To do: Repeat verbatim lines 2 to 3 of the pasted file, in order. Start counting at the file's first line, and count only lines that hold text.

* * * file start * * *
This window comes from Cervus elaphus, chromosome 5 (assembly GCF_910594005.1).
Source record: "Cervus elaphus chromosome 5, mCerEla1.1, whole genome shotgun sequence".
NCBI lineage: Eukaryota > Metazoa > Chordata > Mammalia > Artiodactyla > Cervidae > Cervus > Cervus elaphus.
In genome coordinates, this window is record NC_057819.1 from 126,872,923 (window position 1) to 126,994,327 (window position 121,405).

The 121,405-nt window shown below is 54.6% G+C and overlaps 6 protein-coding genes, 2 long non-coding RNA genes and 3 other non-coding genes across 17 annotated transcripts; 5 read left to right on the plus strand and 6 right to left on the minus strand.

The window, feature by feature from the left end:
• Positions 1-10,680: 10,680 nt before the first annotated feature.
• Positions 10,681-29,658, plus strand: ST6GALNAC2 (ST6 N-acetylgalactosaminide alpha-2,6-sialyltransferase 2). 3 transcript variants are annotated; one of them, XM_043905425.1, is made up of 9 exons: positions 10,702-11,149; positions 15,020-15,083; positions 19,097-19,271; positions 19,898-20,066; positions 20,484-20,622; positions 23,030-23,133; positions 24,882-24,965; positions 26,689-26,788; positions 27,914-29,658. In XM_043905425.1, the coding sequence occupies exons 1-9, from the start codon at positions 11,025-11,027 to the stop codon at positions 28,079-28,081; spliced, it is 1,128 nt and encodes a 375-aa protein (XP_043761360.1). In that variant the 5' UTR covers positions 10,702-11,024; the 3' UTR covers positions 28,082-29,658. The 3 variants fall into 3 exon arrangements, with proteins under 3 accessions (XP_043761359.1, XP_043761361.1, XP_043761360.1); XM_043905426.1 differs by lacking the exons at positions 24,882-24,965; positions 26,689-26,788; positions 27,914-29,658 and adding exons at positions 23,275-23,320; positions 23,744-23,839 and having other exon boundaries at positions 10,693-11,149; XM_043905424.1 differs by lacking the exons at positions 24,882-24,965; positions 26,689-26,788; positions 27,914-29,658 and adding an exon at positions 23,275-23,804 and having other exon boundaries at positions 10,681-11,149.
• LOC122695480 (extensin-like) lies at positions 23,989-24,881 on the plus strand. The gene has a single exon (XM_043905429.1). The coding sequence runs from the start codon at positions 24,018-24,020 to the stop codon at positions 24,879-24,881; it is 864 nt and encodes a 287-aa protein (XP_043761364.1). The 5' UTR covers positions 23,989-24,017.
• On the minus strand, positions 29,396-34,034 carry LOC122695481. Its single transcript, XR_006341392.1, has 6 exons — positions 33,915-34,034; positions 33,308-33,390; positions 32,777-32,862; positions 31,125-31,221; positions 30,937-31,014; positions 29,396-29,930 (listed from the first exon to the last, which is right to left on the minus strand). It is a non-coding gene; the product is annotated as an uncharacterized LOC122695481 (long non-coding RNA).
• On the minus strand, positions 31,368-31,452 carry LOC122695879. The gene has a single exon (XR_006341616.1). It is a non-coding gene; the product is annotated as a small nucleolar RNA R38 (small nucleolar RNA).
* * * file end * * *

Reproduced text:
Source record: "Cervus elaphus chromosome 5, mCerEla1.1, whole genome shotgun sequence".
NCBI lineage: Eukaryota > Metazoa > Chordata > Mammalia > Artiodactyla > Cervidae > Cervus > Cervus elaphus.